Imagining 2031 Min: From an Observer to Being Part of the Movement
Creative Chronicles is a series of articles exploring the lives of four Singaporean Creatives. Previously in Series 2, our Creatives wrote a heartfelt letter to their younger selves. In this Series 3, they explore the question, What would I want my life to be like in 2031?
First, they acknowledged a challenge that they are facing today. Then, they reimagined alternate possible futures regarding those challenges through a Futures Thinking technique called Causal Layered Analysis (CLA) with the Studio Dojo team. Delving deep into a perspective, CLA comprises 4 levels: litany, systemic, worldview & story. CLA suggests that in order to make sustained changes, we need to look into deeper layers of meaning to create new stories that support our preferred future.
In this article, we chat with Min, CEO and co-founder of Red Dot. Her main challenge is her overall feeling of being stretched time-wise, both at work and home. Through this exercise, Min shifts her story from being a frustrated observer of things happening around her in Mauritius, to being part of community-led movements. To shift, she adopts the worldview of continuously building trust between different communities and encouraging data-informed decision-making by creating databases of information.
Studio Dojo: What is a challenge that you are currently facing?
Lately, I’ve been feeling very stretched time-wise, both in my professional and personal life.
Professionally, Red Dot is at a point where we have, gratefully, many project opportunities for innovation and all of them are interesting! However, the team is already over-stretched. Choosing the right projects to focus on has been challenging. Even within projects that we are working on, we feel stretched effort-wise.
In my personal life, we are in a second lockdown in Mauritius. We had to deal with all these changes again. Juggling full-time work, the household, and taking care of family can be demanding! Being fully present with Chloe also requires full attention. Interestingly, in Series 1 of Creative Chronicles, I was in between projects and so I had time to meditate but now, there’s not much time for myself or my family. There’s definitely guilt around not spending enough time with my family, both here and back in Singapore.
Studio Dojo: What is the story you currently hold regarding this challenge?
I think there’s this story of me observing inequality. I see a lot of people around me suffering and trying to do everything they can in their own ways to make things better for themselves. But there’s a sense of powerlessness. Yet, there are many who have more, or are in positions of power, and are not doing their fair share, some even undermining the efforts of others. It is sometimes frustrating to witness.
I can’t turn a blind eye
I feel like whether or not we are conscious of it, we all have an impact on our communities, and everything is interconnected. It really puts things into perspective when I see many people now not being able to afford three meals a day.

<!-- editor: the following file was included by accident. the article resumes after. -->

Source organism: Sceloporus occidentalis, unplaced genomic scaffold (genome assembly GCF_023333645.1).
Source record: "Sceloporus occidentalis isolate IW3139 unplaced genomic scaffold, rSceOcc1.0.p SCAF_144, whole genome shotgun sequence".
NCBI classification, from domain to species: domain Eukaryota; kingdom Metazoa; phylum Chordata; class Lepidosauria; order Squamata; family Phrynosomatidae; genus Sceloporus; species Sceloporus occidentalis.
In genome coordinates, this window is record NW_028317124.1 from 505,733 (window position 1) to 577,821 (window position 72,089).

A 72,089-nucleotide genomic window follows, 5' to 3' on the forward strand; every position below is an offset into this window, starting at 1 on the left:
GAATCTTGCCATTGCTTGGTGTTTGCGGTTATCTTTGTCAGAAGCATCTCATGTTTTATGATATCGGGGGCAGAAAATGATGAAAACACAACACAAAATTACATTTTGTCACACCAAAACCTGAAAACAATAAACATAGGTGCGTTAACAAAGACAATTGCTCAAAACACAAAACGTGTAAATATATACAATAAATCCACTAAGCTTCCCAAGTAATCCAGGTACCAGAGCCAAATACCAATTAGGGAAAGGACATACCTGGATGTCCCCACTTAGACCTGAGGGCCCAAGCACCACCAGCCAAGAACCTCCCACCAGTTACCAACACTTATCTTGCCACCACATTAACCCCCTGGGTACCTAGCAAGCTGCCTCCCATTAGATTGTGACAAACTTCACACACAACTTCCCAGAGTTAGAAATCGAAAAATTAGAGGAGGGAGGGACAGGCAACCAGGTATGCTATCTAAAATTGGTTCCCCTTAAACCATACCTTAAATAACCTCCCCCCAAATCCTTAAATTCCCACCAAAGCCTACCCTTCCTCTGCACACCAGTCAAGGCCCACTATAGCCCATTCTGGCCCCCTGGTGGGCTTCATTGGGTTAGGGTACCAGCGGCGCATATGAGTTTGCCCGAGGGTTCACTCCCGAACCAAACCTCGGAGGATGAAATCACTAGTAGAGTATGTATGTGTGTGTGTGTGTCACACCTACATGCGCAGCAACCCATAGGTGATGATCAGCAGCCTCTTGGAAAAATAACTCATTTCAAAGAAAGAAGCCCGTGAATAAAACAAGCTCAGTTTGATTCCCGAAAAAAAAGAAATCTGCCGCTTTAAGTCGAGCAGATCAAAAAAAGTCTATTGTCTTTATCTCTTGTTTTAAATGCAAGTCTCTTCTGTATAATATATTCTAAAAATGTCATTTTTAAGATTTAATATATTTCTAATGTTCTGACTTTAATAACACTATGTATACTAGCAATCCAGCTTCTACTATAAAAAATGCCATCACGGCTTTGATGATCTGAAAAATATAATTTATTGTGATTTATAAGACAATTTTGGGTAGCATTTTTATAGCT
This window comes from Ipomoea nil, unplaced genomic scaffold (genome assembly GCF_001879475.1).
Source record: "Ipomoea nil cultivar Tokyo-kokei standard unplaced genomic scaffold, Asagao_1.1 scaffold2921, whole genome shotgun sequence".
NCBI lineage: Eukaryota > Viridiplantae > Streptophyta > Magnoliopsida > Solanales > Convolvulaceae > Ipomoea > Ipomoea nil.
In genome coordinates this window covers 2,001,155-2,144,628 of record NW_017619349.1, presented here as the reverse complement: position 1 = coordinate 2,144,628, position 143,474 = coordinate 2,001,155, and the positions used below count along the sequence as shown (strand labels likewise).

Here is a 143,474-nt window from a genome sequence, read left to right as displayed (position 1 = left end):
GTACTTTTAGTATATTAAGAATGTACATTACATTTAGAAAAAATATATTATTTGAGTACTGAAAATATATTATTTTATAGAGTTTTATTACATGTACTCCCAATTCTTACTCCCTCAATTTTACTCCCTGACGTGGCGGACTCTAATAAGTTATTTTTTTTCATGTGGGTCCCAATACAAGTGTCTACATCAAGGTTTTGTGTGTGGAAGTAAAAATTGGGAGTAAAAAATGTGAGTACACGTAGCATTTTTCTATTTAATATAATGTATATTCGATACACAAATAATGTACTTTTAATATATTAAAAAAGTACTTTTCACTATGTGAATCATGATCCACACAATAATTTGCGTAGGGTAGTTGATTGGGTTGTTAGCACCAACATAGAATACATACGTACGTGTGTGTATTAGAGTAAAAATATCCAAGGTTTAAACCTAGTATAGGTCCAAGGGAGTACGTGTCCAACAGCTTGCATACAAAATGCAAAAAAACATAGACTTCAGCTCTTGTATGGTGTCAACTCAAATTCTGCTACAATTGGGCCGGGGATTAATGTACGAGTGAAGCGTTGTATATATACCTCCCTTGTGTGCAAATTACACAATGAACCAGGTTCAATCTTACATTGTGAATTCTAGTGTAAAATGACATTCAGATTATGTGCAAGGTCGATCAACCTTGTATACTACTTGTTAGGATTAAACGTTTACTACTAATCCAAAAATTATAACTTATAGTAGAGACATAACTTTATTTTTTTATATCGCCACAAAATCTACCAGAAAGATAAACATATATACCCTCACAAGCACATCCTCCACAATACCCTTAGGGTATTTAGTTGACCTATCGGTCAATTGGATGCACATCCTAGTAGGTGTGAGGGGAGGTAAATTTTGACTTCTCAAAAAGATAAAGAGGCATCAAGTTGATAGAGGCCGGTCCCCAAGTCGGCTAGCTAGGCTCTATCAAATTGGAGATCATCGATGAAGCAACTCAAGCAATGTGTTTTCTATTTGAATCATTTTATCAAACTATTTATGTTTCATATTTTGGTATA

The tussle has always been between my (and Red Dot’s) worldview of being focused on outcomes and being precise about distinctions, and then facing push-back often because things are already ‘good enough’. When companies suffer losses, the most common response is to have a corporate restructuring exercise, rather than finding ways to create long-term sources of new value. Restructuring might be a stop-gap solution in the short-term, but is irresponsible if leaders are employing hundreds or thousands of employees in an unsustainable way, with little vision of how to get to the next level.
Bringing more principled focus
The type of consulting that we do, is very new in this market, as we tackle high-stakes board-level challenges, and sometimes even launch new ventures from that! To align our value with our client’s, we do not charge by the hour, but by project outcomes in “2-week sprints”. As a result, this creates an incredible time crunch on projects as there is pressure to deliver extraordinary results in three to six months to continuously prove the kind of outcomes that can be achieved. An important element of our consulting model, is involving talented employees from the C-suite to a front-line staff. We found that this approach creates “heat experiences” for us to transfer knowledge and build capacity for our client. This results in rapid vertical development for our client’s employees, which is a very effective way to build a diverse range of “knowledge-economy” skillsets, which would have been difficult to achieve with conventional training.
To address this pressure, we have learned to be very selective with projects that we take on, and also take a longer-view of these projects ourselves. At the beginning of this year, we decided on Red Dot’s six guiding principles that should govern the projects we work on:
Our projects must create a positive impact for people and communities, or address a pressing social issue